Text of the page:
Monday, April 21, 2008
Though I'm into early Split Lip recordings for what they are, it's not unfair to say the band would have ended up a lost relic of early 90's hardcore had it not been for their decidedly un-hardcore final LP, Fate's Got a Driver. For me, this is one of the cornerstone records of mid-90's emo-core - intricate riffs that are powerful without being heavy, catchy choruses, vocals that are distinct and emotional without being whiny and of course a layout full of obscure photos of old clocks, gumball machines, steps and old 45's.
Shortly after its release, Split Lip changed their name to Chamberlain, rerecorded the vocals and rereleased Fate's Got a Driver under the new name. Vocalist David Moore's vocals are a bit stronger on this version, but aside from that, the name change and the layout are the only recognizable differences. Fate's Got a Driver is definitely a precursor for the direction Chamberlain would take as they progressed. It has always felt distinctly Midwestern in this lonely, small town way not even their Midwestern contemporaries shared and that vibe only increased as they continued to release records as Chamberlain.
Split Lip - Fate's Got a Driver
Wednesday, April 16, 2008
For some reason, it seems like all the best rappers from the post-Golden Age era of Hip-Hop only had one classic album worth of tracks and rode that out until they hung it up or continued coasting off past glory. Some people throw Mobb Deep into this category too, but I might argue that the follow-up to their classic 2nd recordThe Infamous is nearly on par with its predecessor. Regardless if Havoc and Prodigy attended art school, there's no denying they have a knack for penning gritty narratives of criminal life, drugs and hustling. On Hell on Earth they didn't tamper with the original formula that made them great, but merely elevated the strengths and downplayed the throwaway aspects of their first two albums. The beats are grimy and hard and the rhymes are urgent, clever and seemingly effortless. From the opening of "Animal Instinct," Hell on Earth is a beast that slays and makes me feel like a bystander to situations I've never faced in places I've never been.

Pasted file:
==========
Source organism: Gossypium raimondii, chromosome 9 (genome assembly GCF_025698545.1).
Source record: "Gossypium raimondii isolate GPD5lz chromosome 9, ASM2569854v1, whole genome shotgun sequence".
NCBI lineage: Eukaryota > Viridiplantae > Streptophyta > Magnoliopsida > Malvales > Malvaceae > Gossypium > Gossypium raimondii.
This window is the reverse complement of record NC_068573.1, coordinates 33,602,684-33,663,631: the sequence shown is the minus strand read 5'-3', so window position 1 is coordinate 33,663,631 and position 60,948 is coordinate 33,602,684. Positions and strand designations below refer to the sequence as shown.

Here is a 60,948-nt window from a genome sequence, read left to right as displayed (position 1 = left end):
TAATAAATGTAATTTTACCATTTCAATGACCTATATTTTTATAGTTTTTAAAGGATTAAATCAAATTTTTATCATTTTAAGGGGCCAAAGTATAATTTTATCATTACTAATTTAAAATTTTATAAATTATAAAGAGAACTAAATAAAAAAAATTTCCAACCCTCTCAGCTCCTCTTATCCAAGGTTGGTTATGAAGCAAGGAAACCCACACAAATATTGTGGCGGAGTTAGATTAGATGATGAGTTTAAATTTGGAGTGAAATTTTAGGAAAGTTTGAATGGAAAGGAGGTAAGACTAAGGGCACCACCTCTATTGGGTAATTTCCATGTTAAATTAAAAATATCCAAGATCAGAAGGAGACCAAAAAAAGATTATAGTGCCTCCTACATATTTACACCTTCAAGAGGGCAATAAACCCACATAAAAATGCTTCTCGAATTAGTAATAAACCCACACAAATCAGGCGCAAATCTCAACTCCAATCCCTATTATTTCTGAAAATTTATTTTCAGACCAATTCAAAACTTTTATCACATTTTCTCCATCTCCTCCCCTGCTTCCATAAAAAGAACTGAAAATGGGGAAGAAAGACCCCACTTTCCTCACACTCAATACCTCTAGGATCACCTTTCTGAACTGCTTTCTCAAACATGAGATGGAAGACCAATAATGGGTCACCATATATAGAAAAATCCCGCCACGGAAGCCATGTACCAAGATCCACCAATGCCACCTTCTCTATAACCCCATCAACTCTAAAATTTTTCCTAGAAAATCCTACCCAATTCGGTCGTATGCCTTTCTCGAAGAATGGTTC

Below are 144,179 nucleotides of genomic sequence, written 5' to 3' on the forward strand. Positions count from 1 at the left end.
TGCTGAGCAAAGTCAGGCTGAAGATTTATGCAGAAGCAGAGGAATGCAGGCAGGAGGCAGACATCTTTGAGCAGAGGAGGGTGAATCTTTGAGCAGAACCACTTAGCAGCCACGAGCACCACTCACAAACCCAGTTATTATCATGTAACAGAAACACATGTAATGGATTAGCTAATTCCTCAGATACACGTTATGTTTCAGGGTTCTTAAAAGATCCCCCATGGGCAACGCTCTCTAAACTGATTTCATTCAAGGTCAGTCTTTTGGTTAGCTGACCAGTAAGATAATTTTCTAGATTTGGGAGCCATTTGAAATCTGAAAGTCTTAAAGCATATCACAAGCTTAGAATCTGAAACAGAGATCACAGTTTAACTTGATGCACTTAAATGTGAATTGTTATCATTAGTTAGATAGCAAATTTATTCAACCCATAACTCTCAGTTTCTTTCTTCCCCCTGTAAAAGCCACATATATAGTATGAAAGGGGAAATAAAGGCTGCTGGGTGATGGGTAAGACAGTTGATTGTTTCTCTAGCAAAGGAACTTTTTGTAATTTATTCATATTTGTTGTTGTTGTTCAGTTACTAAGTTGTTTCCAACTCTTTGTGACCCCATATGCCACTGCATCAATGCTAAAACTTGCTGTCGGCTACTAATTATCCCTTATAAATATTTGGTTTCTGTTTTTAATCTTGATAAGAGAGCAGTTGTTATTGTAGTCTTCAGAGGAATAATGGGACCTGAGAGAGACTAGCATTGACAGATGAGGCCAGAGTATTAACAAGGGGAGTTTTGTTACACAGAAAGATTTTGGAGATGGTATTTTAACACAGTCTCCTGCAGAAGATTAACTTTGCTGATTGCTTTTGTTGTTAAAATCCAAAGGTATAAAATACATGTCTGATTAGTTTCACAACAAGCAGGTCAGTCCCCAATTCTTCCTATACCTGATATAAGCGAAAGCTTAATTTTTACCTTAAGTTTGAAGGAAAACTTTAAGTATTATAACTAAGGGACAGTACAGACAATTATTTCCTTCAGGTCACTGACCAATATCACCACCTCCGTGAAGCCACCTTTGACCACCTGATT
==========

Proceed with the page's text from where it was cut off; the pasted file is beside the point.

Having heard Hell on Earth before any other Mobb Deep records probably has something to do with my affinity for this record, but whenever I listen to it, I think of being 16 and listening to it in my room thinking it was the hardest record ever. Someone on a messageboard I read referred to Mobb Deep as the Cro-Mags of hip-hop and while the obvious differences are apparent, there is a fair amount of truth in that statement. Both recorded two landmark LP's that helped define genres that set the standard for others to follow before falling by the wayside. Regardless of what they are doing now, this record is essential.
Mobb Deep - Hell on Earth
Tuesday, April 15, 2008
My good friend Nyree recently asked me to recommend some music for her to check out. Since she moved to New York a few months ago I can't simply have her come over or burn her records, so I figured I'd use this forum to post mixes that she and anyone else can download. Most of this stuff is not new, but I rarely ever make mixes for people anymore so I went with a bunch of songs I've thought about putting on mixes for people. Enjoy.
01. AC/DC - If You Want Blood (You Got It)
02. The Lemonheads - Down About It
03. Duran Duran - Come Undone
04. Teenager - Alone Again
05. The Impressions - Can't Satisfy
06. Sparklehorse - Some Sweet Day
07. Beulah - All Points North
08. Leatherface - Not Superstitious
09. STAR - Exploding Order
10. Daniel Johnston - Mind Contorted
11. XTC - Ballad for a Rainy Day
12. George Harrison - Run of the Mill
13. Husker Du - Sorry Somehow
14. Iron Curtain - The Condos
15. M83 - Kim & Jessie
16. Nada Surf - No Quick Fix
17. Catherine Wheel - Black Metallic
18. Kings of Convenience - Gold in the Air of Summer
Wednesday, April 2, 2008
The Lemonheads are one of those bands that made a seamless transition from my childhood into my adult life. If anything, I like It's a Shame About Ray more now than I did then. Perhaps, because I grasp the lyrics about drugs, loss, love and growing up with greater understanding now than at age 11 when I first heard it. Or maybe because I really respect how they grew from a messy punk band into this incredible straight-forward rock band without ever losing that edge or punk sensibility. Whatever the reason, this record has continued to resonate with me for 15 years while many others didn't make the grade. At just under a half hour, every song on It's a Shame About Ray is as vital as the next. From the lazy dope scoring haze of "My Drug Buddy" to the budding love story of "Kitchen" and the need to play even the smallest role in someone's life of "Bit Part," no adolescent emotion or theme goes unreferenced. The songs are concise and undeniably catchy, full of hooks and some of Evan Dando's best lyrics. While I don't think The Lemonheads ever put out a bad record, there is no denying It's a Shame About Ray is their finest hour. It's one of the few records I will listen to, then immediately press repeat and get psyched to hear a song I just heard all over again.
As a sidenote, I saw them with Karl Alverez and Bill Stevenson of the Descendents as Evan Dando's backing band the day before my birthday this past year and it made me feel like a kid again. I kept my composure and didn't turn into "that guy," but inside I was bubbling over with excitement as they played literally every song I wanted to hear. It was one of the best shows I've been to in years. So, if you get the chance to see them, definitely do so. Evan Dando is a bit faded, but in between songs he just starts riffing on "Nervous Breakdown" so it's win-win.
The Lemonheads - It's a Shame About Ray